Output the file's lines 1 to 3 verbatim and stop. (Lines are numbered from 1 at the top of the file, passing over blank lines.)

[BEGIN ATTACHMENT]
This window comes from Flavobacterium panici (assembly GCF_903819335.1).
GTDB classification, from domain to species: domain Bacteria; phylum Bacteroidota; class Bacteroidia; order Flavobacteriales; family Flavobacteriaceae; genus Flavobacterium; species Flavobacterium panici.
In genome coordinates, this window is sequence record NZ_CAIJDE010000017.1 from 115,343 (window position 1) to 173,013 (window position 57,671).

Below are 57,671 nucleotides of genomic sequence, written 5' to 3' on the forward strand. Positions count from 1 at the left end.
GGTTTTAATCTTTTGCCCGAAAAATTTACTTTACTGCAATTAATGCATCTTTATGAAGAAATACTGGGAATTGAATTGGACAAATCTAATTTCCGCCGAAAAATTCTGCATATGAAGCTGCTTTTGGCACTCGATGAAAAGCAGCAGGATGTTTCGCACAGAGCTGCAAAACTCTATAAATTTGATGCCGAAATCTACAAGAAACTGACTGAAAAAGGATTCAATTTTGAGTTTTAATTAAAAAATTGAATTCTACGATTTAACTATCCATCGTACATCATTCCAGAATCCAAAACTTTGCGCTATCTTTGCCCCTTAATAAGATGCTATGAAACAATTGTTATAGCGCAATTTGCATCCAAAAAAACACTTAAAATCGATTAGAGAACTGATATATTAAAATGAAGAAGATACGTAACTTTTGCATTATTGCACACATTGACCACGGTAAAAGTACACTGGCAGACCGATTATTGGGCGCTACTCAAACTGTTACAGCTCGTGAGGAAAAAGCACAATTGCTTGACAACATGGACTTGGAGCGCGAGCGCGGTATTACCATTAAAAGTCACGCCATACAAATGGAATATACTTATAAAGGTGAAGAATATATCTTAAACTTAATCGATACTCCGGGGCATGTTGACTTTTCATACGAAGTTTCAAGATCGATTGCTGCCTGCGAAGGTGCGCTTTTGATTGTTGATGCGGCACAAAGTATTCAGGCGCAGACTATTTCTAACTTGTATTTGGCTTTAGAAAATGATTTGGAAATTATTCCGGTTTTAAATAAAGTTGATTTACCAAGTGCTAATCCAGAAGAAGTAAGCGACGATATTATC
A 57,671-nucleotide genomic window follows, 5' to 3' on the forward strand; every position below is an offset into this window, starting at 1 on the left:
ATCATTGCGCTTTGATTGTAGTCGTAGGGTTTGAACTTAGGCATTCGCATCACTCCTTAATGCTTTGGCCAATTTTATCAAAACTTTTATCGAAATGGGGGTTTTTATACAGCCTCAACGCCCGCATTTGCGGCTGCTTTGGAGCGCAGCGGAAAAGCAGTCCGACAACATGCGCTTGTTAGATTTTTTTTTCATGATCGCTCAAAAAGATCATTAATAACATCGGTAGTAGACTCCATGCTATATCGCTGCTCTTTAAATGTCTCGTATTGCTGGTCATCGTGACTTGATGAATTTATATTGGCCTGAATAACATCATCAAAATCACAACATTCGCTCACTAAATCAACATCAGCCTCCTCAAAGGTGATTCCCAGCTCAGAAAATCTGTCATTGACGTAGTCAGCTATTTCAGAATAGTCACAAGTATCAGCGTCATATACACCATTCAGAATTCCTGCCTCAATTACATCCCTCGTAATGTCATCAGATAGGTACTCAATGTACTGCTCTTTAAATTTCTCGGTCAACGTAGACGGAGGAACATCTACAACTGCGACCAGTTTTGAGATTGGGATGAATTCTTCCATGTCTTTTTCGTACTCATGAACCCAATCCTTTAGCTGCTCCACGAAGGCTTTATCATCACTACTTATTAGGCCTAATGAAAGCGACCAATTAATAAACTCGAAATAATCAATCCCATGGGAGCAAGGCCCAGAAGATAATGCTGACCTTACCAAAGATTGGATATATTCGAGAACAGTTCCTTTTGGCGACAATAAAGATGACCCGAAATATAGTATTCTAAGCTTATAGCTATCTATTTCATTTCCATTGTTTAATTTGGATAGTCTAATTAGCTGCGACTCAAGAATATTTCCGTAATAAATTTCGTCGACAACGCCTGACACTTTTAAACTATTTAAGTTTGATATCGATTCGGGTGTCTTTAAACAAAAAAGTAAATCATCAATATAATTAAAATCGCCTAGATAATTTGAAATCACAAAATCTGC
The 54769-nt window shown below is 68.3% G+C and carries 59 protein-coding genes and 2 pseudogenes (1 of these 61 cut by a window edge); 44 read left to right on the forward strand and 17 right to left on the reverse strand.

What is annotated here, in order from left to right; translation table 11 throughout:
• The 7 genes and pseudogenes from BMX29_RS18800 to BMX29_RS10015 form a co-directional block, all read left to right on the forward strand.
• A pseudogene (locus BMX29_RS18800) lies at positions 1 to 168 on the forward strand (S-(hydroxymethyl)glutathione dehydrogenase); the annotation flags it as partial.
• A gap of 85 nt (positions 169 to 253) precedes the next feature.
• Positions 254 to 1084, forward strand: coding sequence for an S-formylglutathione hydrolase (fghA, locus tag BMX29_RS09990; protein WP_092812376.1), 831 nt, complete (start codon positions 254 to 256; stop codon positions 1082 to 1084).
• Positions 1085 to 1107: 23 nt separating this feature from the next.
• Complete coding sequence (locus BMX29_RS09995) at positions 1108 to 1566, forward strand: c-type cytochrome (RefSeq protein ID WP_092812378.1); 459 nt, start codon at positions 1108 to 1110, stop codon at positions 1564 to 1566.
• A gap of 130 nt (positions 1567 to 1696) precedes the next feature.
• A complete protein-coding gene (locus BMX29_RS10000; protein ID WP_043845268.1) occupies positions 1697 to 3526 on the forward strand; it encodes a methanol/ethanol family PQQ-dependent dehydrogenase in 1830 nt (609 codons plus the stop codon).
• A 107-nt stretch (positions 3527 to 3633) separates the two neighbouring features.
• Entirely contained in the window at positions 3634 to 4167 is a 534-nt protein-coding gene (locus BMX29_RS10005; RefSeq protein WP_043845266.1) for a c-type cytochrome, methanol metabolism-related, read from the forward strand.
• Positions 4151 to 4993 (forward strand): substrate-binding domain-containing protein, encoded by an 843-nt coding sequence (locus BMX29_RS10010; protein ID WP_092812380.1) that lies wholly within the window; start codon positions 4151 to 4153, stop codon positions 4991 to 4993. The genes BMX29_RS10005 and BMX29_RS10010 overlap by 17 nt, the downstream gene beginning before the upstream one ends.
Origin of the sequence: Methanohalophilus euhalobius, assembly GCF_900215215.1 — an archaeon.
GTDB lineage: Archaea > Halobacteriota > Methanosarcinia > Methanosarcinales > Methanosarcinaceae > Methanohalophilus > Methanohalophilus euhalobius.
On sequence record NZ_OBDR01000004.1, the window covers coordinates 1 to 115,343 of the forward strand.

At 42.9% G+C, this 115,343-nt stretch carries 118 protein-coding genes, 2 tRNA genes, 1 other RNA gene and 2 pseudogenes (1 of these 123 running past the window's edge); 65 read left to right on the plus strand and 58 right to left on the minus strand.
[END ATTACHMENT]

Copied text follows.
This window comes from Flavobacterium panici (assembly GCF_903819335.1).
GTDB classification, from domain to species: domain Bacteria; phylum Bacteroidota; class Bacteroidia; order Flavobacteriales; family Flavobacteriaceae; genus Flavobacterium; species Flavobacterium panici.
In genome coordinates, this window is sequence record NZ_CAIJDE010000017.1 from 115,343 (window position 1) to 173,013 (window position 57,671).